Towards the end of my degree, I experienced personal challenges and saw my confidence falter, in spite of my previously strong academic record. As such, my ultimate university path was far from linear - speckled with stops and starts, peaks and more often troughs. One thing was a constant through this - the support I was afforded. I found that my lecturers and the student executive were invested in me as a person beyond the grades I achieved and were willing to help me however possible, to make it through and eventually graduate.
After graduation, I took on a fulltime post at Dundee Science Centre in science communication and public engagement. I developed resources and delivered education programmes aimed to inspire and empower young learners to invest in science subjects.
I then moved into public health communication, and was appointed Young People’s Participation Officer [Scotland] for Beat, the UK’s leading eating disorders charity. In my role I co-ordinate the charity’s activity, services and youth projects in Scotland. I train, mentor and support Young Ambassadors to engage in positive awareness activities with schools, universities and NHS services, aimed towards building their confidence and sharing their experiences to challenge stigma, educate and inform, and provide a message of hope that recovery is possible.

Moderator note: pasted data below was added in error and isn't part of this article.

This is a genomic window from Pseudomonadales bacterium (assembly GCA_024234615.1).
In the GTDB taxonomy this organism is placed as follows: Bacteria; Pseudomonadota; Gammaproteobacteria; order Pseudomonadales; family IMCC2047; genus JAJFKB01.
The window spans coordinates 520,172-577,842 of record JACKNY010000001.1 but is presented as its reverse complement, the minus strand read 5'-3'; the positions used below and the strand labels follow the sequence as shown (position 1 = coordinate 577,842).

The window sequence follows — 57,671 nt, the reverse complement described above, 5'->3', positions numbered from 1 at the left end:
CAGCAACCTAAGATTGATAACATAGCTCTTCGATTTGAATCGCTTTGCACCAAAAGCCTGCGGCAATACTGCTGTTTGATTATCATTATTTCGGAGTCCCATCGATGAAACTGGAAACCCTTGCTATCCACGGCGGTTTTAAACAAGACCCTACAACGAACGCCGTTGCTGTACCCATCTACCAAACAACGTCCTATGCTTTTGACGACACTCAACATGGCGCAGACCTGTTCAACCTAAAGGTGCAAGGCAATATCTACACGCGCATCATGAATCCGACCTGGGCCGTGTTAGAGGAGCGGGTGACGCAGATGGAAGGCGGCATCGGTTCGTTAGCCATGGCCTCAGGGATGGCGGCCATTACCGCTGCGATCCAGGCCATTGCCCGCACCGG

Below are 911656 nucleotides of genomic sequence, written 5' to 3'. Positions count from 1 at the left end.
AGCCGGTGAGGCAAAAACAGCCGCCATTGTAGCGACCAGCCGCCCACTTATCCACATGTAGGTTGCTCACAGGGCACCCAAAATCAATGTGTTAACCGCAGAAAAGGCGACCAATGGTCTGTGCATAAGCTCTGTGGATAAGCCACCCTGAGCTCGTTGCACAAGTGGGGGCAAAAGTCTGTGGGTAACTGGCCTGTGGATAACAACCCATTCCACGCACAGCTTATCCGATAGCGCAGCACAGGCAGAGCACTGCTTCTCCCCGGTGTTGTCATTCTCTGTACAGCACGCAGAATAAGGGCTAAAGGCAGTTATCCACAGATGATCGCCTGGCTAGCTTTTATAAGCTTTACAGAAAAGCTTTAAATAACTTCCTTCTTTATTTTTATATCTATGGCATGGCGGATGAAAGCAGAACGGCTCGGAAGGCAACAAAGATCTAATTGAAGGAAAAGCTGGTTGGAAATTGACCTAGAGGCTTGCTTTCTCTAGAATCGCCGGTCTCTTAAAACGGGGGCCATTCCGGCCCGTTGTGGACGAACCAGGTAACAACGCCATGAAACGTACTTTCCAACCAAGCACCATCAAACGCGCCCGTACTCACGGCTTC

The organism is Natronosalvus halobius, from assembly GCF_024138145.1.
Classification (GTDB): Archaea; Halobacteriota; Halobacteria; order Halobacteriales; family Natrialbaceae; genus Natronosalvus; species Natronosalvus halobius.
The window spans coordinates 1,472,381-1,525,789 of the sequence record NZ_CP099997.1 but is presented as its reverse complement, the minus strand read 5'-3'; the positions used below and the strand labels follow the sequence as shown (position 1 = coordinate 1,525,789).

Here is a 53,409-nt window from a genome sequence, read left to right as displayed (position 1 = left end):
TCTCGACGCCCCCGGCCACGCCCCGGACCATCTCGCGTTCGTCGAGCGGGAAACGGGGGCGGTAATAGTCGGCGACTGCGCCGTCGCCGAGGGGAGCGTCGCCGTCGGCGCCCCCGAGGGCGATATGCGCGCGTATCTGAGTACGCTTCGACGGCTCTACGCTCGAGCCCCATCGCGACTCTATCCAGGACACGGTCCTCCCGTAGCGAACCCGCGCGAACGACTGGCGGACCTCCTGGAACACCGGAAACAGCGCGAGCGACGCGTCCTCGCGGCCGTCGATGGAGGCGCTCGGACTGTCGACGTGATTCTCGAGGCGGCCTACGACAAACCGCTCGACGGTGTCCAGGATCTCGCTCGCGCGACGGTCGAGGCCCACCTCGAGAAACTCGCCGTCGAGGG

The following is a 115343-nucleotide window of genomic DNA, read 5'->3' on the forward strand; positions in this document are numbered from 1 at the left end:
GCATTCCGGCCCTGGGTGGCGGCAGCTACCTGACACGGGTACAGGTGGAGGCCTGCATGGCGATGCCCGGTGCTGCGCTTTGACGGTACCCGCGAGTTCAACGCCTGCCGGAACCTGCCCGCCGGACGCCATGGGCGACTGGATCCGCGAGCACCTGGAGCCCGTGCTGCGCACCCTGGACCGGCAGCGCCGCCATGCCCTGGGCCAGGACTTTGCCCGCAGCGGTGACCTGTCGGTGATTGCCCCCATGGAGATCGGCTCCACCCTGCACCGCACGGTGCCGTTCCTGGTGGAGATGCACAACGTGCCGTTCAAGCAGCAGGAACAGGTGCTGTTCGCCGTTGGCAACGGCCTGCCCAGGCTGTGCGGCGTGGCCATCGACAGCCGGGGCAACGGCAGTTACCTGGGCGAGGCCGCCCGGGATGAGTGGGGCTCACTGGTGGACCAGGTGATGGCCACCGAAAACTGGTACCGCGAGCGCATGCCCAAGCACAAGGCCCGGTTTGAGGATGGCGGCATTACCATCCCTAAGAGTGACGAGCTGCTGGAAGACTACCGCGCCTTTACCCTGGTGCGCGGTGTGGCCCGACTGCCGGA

The challenges I experienced at university pushed me to find my footing and eventually forge my path. Dundee gave me the supportive platform to fall down, get up, move on, move forward – and eventually question, find and pursue my goals. This journey differed greatly from what I initially envisioned when I first set foot on campus. I did not achieve the academic accolades I so stringently set for myself at the outset of university, but what I left with far surpassed any self-prescribed, educational expectations – I gained invaluable lessons for life.